All of this creates opportunities for relationships to develop between people who may play different and complementary roles in the enterprise development process. These kinds of relationships are the foundation on which an entrepreneurial culture can begin to develop, therefore this part of the day is very important. Just as important, these activities also help to build capability and confidence for people who otherwise might be excluded.
After lunch, the highlight of the day is the ‘Community of Dragons’, where four or five deserving entrepreneurs pitch their projects to the investors. These are entrepreneurs building enterprises that will contribute to the community, as indicated above, plus meet additional criteria. We reserve one slot for a youth-led enterprise. They each get 5 minutes to make their pitch, followed by brief Q&A from the audience. Then the facilitator opens the floor for investment offers and pledges of support, and the investors begin raising their hands.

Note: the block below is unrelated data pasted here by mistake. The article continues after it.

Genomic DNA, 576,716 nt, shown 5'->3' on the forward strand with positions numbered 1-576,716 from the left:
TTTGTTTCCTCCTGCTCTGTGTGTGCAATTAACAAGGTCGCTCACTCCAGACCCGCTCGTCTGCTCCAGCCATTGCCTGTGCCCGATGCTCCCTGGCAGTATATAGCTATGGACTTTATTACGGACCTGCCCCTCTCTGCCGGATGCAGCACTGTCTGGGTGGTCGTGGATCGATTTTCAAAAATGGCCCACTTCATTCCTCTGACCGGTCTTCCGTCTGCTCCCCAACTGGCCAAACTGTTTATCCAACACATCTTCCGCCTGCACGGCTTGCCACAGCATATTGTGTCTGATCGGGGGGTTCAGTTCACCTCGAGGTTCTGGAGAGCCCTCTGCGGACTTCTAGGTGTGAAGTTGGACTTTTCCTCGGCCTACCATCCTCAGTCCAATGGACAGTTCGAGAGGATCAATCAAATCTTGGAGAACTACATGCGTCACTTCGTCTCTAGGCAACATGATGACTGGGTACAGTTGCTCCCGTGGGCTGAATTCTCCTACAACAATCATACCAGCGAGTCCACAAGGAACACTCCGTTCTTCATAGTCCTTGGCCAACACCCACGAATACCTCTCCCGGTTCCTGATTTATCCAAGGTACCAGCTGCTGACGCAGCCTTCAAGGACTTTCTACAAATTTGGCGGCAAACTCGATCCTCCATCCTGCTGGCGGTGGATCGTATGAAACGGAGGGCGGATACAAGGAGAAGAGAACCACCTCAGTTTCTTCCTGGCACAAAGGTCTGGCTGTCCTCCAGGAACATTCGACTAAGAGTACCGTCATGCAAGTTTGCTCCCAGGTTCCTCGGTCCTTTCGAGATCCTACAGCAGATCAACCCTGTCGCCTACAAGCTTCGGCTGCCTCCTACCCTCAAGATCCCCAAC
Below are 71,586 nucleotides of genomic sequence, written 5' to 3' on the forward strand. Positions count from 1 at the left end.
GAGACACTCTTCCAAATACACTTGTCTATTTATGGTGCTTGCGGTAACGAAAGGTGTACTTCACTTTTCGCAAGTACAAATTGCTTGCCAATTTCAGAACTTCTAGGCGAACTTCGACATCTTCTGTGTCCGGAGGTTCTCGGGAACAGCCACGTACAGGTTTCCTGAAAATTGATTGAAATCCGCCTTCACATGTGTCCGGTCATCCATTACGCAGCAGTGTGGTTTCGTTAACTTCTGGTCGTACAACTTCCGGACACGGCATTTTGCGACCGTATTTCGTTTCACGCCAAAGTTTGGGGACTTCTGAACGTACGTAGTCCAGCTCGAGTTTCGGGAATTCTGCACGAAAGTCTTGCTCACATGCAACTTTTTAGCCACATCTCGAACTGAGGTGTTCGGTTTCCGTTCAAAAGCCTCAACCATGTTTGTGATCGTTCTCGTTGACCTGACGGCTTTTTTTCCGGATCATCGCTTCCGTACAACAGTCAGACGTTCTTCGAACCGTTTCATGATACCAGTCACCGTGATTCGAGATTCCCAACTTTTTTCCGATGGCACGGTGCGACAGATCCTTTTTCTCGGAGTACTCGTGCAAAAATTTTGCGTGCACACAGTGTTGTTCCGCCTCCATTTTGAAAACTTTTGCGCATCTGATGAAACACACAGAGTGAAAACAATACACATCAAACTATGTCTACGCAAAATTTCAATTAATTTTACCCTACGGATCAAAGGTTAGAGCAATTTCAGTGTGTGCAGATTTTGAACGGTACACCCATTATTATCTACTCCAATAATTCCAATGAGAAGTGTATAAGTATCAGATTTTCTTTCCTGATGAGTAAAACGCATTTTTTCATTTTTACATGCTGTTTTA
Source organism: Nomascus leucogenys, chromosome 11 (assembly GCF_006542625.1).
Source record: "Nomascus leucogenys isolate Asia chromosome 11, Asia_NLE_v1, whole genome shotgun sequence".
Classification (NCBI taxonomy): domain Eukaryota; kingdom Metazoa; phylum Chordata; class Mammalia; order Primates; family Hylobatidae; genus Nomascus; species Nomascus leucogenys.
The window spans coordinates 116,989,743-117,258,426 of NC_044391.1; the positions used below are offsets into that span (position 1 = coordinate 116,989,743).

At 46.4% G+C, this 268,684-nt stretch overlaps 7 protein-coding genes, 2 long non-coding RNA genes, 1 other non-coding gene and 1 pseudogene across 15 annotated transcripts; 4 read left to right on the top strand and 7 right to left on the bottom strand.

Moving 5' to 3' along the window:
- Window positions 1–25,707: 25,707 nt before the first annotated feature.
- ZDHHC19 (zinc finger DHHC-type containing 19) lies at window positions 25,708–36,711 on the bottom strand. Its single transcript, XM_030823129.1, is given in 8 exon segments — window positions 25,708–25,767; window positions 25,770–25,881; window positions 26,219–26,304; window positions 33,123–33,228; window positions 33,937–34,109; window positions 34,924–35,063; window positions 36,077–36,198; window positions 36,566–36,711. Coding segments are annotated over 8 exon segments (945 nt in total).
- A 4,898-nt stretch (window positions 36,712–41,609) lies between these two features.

And the ‘investors’ – we are appropriating this word, too. We all have a stake in what kind of society and economy we co-create. We should all have a voice in what businesses operate in our community. We should all be able to invest our support in the kinds of enterprises we want to see in our town and neighbourhoods, whatever our assets. So, the LEF creates the opportunity for everyone to invest and to participate. We’re all investors.
Naturally, we have a very broad definition of what it means to invest, as well as what kinds of returns that can be earned. Some people can make financial gifts, loans, or purchase shares. Tangible financial returns can include interest, share in profits, dividends, or products and services that have been prepurchased. Because we, the investors, are supporting projects we would like to see in our community, put forward by people we most likely know, we can be more flexible than a conventional bank, sharing risk, accepting below market interest or none at all, extending long or indefinite grace periods on repayments. We call this ‘patient’ or ‘friendly’ capital.